You can buy many medicines for minor problems at the store without a prescription (over-the-counter).
Important tips for using over-the-counter medicines:
Women who are pregnant or breastfeeding should talk to their health care provider before taking any new medicine.
Medicines effect children and older adults differently. People in these age groups should take special care when taking over-the-counter medicines.
Check with your health care provider before taking an over-the-counter medicine if:
ACHES, PAINS, AND HEADACHES
Over-the-counter pain medicines can help with headache, arthritis pain, sprains, and other minor joint and muscle problems.
Both of these medicines can have serious side effects if you take them in high doses or for a long time. Tell your health care provider if you are taking these medicines many times a week. You may need to be checked for side effects.
Acetaminophen (Tylenol) and ibuprofen (Advil, Motrin) help reduce fever in children and adults.
Aspirin works very well for treating fever in adults. DO NOT give aspirin to a child unless your child's health care provider tells you it is OK.COLD, SORE THROAT, COUGH
Cold medicines can treat symptoms to make you feel better, but they do not shorten a cold. Taking zinc supplements within 24 hours of the start of a cold may reduce the symptoms and duration of a cold.
NOTE: Talk to your health care provider before giving your child takes any type of over-the-counter cold medicine, even if it is labeled for children.
Sore throat medicines:
Antihistamine pills and liquids work well for treating allergy symptoms.
Talk to your health care provider before giving medicines that cause sleepiness to a child, because they can affect learning. They can also affect alertness in adults.
You can also try:
NAUSEA AND VOMITING
SKIN RASHES AND ITCHING
Medications to have at home
Singh M, Das RR. Zinc for the common cold. Cochrane Database Syst Rev. 2013;6: CD001364. DOI: 10.1002/14651858.CD001364.pub4.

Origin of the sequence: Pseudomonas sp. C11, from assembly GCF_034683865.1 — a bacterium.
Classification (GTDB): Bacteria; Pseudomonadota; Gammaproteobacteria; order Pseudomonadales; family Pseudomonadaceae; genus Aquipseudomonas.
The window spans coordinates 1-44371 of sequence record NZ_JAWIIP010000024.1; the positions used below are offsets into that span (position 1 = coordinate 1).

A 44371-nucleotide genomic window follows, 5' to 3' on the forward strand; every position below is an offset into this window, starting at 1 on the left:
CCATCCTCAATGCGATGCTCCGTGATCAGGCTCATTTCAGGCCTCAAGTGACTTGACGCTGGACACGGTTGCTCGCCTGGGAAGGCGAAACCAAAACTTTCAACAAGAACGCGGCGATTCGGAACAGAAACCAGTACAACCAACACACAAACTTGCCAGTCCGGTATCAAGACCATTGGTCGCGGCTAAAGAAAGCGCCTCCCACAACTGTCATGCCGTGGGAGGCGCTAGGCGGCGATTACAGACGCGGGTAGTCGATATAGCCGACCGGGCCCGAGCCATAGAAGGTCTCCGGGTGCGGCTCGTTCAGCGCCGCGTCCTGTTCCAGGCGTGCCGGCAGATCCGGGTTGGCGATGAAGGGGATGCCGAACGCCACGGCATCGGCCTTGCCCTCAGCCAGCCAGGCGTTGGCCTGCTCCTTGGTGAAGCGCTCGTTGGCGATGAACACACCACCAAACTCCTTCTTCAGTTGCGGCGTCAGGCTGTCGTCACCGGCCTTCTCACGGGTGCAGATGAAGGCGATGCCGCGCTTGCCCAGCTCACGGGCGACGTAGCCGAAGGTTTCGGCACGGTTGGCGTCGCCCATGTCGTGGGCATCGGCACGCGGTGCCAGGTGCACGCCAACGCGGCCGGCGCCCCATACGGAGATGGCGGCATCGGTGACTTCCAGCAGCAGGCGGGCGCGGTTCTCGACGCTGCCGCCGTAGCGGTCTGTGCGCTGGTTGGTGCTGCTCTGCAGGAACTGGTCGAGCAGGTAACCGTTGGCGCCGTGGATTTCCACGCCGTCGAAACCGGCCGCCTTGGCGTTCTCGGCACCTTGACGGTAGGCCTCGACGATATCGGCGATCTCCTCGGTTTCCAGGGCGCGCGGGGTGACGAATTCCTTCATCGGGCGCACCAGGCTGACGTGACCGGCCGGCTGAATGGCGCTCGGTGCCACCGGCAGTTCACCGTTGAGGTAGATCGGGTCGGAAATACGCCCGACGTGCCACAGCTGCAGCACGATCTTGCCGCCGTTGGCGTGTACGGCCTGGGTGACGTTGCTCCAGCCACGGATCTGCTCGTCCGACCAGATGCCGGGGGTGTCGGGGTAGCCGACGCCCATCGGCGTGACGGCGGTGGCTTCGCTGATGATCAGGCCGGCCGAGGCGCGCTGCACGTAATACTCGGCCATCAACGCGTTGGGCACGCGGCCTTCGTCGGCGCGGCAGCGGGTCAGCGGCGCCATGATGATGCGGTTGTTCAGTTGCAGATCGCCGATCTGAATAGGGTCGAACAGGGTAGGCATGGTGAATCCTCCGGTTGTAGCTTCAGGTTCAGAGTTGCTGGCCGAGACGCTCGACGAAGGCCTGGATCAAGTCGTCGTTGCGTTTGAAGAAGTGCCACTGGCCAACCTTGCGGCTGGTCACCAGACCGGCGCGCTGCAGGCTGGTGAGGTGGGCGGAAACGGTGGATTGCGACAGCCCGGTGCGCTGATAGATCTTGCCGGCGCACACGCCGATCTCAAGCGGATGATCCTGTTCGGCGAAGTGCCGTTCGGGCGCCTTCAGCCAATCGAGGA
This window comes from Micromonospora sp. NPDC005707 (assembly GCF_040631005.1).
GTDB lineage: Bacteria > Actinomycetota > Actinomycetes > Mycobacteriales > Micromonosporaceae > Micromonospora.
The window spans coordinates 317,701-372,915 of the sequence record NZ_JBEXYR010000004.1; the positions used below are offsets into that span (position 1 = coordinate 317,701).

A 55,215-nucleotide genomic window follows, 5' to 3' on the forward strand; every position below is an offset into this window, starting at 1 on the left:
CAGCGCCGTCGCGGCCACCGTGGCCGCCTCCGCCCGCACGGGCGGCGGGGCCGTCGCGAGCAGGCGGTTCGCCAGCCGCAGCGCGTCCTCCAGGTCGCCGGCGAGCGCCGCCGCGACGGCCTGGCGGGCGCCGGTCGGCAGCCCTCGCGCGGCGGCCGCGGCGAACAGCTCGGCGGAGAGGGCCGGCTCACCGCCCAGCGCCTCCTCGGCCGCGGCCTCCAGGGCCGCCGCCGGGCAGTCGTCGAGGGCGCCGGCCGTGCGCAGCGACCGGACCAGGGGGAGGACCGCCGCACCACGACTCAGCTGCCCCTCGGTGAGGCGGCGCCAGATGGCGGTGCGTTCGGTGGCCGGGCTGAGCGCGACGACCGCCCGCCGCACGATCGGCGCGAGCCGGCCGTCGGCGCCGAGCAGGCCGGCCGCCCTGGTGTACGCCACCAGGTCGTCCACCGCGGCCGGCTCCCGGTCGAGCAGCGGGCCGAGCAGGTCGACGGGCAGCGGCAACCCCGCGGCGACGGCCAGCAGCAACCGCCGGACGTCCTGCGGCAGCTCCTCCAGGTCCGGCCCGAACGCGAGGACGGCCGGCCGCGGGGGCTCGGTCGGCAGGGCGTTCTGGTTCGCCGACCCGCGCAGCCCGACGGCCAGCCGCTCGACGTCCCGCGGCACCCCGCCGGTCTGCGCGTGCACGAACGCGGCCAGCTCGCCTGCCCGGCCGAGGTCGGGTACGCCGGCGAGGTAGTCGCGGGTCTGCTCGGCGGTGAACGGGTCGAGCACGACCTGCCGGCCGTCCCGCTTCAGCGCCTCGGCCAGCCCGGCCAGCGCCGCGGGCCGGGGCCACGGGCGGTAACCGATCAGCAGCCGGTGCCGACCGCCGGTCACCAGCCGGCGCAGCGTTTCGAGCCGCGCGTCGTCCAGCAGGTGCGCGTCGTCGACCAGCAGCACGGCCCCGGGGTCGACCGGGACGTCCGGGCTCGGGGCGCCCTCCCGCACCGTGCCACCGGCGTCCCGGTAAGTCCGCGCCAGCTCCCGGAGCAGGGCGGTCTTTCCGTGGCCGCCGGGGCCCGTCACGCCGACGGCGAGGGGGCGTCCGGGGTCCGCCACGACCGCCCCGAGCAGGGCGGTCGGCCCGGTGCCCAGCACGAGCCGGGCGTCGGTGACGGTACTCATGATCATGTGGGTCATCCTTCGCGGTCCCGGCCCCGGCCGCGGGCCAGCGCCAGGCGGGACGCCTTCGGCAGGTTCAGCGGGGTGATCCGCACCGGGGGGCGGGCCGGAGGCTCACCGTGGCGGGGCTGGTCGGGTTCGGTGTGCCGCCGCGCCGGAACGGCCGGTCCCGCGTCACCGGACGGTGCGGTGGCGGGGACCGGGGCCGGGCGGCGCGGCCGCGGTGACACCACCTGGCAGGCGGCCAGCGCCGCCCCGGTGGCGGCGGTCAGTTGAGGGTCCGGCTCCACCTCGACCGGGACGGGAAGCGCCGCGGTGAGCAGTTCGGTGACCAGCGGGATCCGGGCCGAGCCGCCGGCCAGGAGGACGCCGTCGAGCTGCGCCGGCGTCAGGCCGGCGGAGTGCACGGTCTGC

Kim SY, Chang YJ, Cho HM, Hwang YW, Moon YS. Non-steroidal anti-inflammatory drugs for the common cold. Cochrane Database Syst Rev. 2013;6:CD006362. DOI: 10.1002/14651858.CD006362.pub3.
Li S, Yue J, Dong BR, Yang M, Lin X, Wu T. Acetaminophen (paracetamol) for the common cold in adults. Cochrane Database of Syst Rev. 2013;7:CD008800. DOI: 10.1002/14651858.CD008800.pub2.
Semrad CE. Approach to the patient with diarrhea and malabsorption In: Goldman L, Schafer AI, eds. Cecil Medicine. 24th ed. Philadelphia, Pa: Saunders Elsevier; 2011:chap 142.
Garza I, Swanson JW, Cheshire WP, et al. Headache and other craniofacial pain. In: Daroff RB, Fenichel GM, Jankovic J, Mazziotta JC, eds. Bradley’s Neurology in Clinical Practice. 6th ed. Philadelphia, Pa: Saunders Elsevier; 2012:chap 69.
Atopic dermatitis. In: Habif TP, ed. Clinical Dermatology. 5th ed. Philadelphia, Pa: Mosby Elsevier; 2009:chap 5.
Updated by: Linda J. Vorvick, MD, Medical Director and Director of Didactic Curriculum, MEDEX Northwest Division of Physician Assistant Studies, Department of Family Medicine, UW Medicine, School of Medicine, University of Washington. Also reviewed by David Zieve, MD, MHA, Bethanne Black, and the A.D.A.M. Editorial team.
The information provided herein should not be used during any medical emergency or for the diagnosis or treatment of any medical condition. A licensed physician should be consulted for diagnosis and treatment of any and all medical conditions. Call 911 for all medical emergencies. Links to other sites are provided for information only -- they do not constitute endorsements of those other sites. Copyright 1997-2015, A.D.A.M., Inc. Duplication for commercial use must be authorized in writing by ADAM Health Solutions.